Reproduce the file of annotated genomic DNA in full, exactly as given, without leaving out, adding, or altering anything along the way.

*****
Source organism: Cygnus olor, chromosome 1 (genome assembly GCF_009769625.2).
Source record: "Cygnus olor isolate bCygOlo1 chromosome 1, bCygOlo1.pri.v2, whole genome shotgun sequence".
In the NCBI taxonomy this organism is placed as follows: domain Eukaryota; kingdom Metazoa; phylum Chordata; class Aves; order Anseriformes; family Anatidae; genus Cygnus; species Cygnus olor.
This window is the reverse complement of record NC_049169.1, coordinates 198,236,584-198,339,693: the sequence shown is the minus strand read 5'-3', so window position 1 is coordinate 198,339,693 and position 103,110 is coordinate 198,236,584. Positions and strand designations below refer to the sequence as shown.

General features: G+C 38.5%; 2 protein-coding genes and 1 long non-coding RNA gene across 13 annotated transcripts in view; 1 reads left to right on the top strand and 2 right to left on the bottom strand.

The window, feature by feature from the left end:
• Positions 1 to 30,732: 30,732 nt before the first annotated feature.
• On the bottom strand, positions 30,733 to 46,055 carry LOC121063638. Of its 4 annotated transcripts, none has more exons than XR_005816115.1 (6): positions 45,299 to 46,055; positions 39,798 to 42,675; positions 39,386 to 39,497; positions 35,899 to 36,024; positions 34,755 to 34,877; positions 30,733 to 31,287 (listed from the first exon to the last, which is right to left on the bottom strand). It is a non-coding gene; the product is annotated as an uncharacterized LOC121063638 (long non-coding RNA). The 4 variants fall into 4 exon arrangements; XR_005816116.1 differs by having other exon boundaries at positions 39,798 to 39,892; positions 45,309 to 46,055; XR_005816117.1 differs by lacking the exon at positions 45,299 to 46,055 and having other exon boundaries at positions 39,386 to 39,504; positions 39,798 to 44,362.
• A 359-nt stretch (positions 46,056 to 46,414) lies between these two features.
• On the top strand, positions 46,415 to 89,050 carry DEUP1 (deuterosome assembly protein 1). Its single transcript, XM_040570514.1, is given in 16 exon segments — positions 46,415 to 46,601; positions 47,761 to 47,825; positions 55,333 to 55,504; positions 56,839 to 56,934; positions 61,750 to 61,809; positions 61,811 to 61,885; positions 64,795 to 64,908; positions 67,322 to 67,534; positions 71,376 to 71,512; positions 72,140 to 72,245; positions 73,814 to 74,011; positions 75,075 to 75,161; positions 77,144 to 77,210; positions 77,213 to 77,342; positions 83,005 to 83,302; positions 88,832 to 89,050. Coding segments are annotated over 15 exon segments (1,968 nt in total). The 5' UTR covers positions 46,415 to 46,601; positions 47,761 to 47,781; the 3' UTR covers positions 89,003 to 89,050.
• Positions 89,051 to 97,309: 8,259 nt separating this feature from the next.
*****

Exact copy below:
Source organism: Cygnus olor, chromosome 1 (genome assembly GCF_009769625.2).
Source record: "Cygnus olor isolate bCygOlo1 chromosome 1, bCygOlo1.pri.v2, whole genome shotgun sequence".
In the NCBI taxonomy this organism is placed as follows: domain Eukaryota; kingdom Metazoa; phylum Chordata; class Aves; order Anseriformes; family Anatidae; genus Cygnus; species Cygnus olor.
This window is the reverse complement of record NC_049169.1, coordinates 198,236,584-198,339,693: the sequence shown is the minus strand read 5'-3', so window position 1 is coordinate 198,339,693 and position 103,110 is coordinate 198,236,584. Positions and strand designations below refer to the sequence as shown.

General features: G+C 38.5%; 2 protein-coding genes and 1 long non-coding RNA gene across 13 annotated transcripts in view; 1 reads left to right on the top strand and 2 right to left on the bottom strand.

The window, feature by feature from the left end:
• Positions 1 to 30,732: 30,732 nt before the first annotated feature.
• On the bottom strand, positions 30,733 to 46,055 carry LOC121063638. Of its 4 annotated transcripts, none has more exons than XR_005816115.1 (6): positions 45,299 to 46,055; positions 39,798 to 42,675; positions 39,386 to 39,497; positions 35,899 to 36,024; positions 34,755 to 34,877; positions 30,733 to 31,287 (listed from the first exon to the last, which is right to left on the bottom strand). It is a non-coding gene; the product is annotated as an uncharacterized LOC121063638 (long non-coding RNA). The 4 variants fall into 4 exon arrangements; XR_005816116.1 differs by having other exon boundaries at positions 39,798 to 39,892; positions 45,309 to 46,055; XR_005816117.1 differs by lacking the exon at positions 45,299 to 46,055 and having other exon boundaries at positions 39,386 to 39,504; positions 39,798 to 44,362.
• A 359-nt stretch (positions 46,056 to 46,414) lies between these two features.
• On the top strand, positions 46,415 to 89,050 carry DEUP1 (deuterosome assembly protein 1). Its single transcript, XM_040570514.1, is given in 16 exon segments — positions 46,415 to 46,601; positions 47,761 to 47,825; positions 55,333 to 55,504; positions 56,839 to 56,934; positions 61,750 to 61,809; positions 61,811 to 61,885; positions 64,795 to 64,908; positions 67,322 to 67,534; positions 71,376 to 71,512; positions 72,140 to 72,245; positions 73,814 to 74,011; positions 75,075 to 75,161; positions 77,144 to 77,210; positions 77,213 to 77,342; positions 83,005 to 83,302; positions 88,832 to 89,050. Coding segments are annotated over 15 exon segments (1,968 nt in total). The 5' UTR covers positions 46,415 to 46,601; positions 47,761 to 47,781; the 3' UTR covers positions 89,003 to 89,050.
• Positions 89,051 to 97,309: 8,259 nt separating this feature from the next.